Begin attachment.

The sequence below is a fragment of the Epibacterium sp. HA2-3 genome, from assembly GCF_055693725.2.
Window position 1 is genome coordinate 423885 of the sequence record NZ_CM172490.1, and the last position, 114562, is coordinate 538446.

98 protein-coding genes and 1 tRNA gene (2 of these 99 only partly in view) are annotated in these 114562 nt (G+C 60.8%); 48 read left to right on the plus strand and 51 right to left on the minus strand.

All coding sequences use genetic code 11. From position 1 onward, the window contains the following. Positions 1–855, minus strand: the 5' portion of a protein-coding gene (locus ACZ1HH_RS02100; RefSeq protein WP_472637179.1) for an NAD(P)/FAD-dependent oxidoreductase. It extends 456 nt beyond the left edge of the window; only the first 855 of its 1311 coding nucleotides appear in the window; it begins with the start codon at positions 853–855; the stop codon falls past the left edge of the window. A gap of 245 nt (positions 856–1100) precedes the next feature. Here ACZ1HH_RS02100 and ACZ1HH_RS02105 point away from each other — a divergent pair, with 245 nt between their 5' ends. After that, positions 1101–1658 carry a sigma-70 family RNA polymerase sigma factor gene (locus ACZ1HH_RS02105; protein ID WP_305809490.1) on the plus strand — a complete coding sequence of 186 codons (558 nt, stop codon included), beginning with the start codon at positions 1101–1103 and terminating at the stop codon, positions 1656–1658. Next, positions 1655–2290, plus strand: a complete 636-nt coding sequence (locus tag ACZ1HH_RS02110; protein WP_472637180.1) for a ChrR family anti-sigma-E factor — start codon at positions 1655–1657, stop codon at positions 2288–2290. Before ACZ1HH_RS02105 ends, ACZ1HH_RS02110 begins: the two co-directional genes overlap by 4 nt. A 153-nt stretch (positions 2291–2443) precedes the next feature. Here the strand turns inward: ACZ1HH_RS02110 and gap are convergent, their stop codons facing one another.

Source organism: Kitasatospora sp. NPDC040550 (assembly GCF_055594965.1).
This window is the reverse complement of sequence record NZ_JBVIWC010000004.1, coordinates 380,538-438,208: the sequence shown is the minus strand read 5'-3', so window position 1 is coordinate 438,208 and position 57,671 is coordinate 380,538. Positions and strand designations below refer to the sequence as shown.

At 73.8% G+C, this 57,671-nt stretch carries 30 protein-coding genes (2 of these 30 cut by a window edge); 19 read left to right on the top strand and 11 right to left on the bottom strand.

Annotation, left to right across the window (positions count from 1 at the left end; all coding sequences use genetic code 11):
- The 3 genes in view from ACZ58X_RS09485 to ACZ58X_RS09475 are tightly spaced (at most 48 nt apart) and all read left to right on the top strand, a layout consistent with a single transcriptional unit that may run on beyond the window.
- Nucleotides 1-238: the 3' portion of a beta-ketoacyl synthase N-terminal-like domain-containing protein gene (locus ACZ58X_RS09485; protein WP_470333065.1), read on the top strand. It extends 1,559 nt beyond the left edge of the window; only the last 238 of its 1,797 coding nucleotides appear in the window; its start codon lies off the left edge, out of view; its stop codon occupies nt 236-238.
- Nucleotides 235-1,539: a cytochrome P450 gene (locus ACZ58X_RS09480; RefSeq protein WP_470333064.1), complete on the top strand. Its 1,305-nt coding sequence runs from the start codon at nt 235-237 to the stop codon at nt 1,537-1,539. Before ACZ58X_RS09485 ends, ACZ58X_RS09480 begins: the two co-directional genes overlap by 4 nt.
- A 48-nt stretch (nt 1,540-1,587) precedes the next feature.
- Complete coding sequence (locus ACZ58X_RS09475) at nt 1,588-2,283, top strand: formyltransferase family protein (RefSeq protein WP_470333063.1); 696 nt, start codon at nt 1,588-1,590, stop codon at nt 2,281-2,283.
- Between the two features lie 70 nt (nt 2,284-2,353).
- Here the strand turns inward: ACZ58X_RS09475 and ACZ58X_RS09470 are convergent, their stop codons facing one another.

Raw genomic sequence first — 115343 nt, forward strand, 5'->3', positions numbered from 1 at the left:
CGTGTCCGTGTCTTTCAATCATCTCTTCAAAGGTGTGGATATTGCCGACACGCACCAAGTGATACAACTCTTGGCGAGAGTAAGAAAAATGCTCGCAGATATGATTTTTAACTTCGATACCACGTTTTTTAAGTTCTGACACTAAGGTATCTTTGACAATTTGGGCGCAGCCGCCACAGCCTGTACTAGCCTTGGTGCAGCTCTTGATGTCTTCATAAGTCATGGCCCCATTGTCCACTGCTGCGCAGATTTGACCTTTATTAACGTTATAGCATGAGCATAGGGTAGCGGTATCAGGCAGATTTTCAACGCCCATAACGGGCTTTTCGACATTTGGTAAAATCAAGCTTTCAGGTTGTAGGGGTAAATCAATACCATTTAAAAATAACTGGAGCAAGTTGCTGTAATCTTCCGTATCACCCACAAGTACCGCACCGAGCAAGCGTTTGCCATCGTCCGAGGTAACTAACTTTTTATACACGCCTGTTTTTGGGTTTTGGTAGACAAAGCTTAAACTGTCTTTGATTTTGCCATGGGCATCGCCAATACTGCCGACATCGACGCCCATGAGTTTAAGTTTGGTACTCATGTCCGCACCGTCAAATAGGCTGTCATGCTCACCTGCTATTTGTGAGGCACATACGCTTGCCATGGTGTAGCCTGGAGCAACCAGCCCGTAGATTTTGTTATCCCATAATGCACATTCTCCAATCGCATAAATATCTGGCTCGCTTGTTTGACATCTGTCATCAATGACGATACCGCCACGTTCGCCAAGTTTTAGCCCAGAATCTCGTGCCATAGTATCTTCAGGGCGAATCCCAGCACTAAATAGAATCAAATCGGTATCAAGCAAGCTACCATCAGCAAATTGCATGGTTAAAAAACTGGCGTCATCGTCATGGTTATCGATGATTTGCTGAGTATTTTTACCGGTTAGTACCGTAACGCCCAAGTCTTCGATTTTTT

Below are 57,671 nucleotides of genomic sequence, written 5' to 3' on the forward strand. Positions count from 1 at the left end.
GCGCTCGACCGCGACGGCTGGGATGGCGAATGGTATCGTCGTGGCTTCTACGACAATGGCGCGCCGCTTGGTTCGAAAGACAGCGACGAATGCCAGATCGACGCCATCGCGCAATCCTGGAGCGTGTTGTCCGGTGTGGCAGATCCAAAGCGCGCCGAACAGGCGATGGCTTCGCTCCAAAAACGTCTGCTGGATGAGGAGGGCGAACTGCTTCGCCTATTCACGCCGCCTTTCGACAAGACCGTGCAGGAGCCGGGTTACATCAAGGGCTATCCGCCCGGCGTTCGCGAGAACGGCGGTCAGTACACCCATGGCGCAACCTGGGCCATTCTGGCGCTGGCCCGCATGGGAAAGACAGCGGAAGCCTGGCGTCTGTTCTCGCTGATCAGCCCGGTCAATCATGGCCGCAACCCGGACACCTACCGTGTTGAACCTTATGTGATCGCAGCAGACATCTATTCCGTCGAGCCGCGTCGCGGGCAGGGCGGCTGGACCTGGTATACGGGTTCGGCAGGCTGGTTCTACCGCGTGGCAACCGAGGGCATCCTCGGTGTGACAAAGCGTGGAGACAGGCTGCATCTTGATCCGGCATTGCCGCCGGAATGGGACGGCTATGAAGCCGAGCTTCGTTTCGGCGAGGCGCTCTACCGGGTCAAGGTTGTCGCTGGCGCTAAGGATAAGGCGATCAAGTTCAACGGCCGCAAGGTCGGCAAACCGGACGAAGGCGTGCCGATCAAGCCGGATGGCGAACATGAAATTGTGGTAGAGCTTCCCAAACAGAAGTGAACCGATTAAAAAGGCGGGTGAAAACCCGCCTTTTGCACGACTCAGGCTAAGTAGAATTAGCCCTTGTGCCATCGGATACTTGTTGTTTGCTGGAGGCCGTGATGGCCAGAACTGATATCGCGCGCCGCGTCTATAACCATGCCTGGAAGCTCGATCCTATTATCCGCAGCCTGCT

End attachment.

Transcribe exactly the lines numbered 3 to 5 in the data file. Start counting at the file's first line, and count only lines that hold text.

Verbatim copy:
98 protein-coding genes and 1 tRNA gene (2 of these 99 only partly in view) are annotated in these 114562 nt (G+C 60.8%); 48 read left to right on the plus strand and 51 right to left on the minus strand.

All coding sequences use genetic code 11. From position 1 onward, the window contains the following. Positions 1–855, minus strand: the 5' portion of a protein-coding gene (locus ACZ1HH_RS02100; RefSeq protein WP_472637179.1) for an NAD(P)/FAD-dependent oxidoreductase. It extends 456 nt beyond the left edge of the window; only the first 855 of its 1311 coding nucleotides appear in the window; it begins with the start codon at positions 853–855; the stop codon falls past the left edge of the window. A gap of 245 nt (positions 856–1100) precedes the next feature. Here ACZ1HH_RS02100 and ACZ1HH_RS02105 point away from each other — a divergent pair, with 245 nt between their 5' ends. After that, positions 1101–1658 carry a sigma-70 family RNA polymerase sigma factor gene (locus ACZ1HH_RS02105; protein ID WP_305809490.1) on the plus strand — a complete coding sequence of 186 codons (558 nt, stop codon included), beginning with the start codon at positions 1101–1103 and terminating at the stop codon, positions 1656–1658. Next, positions 1655–2290, plus strand: a complete 636-nt coding sequence (locus tag ACZ1HH_RS02110; protein WP_472637180.1) for a ChrR family anti-sigma-E factor — start codon at positions 1655–1657, stop codon at positions 2288–2290. Before ACZ1HH_RS02105 ends, ACZ1HH_RS02110 begins: the two co-directional genes overlap by 4 nt. A 153-nt stretch (positions 2291–2443) precedes the next feature. Here the strand turns inward: ACZ1HH_RS02110 and gap are convergent, their stop codons facing one another.

Source organism: Kitasatospora sp. NPDC040550 (assembly GCF_055594965.1).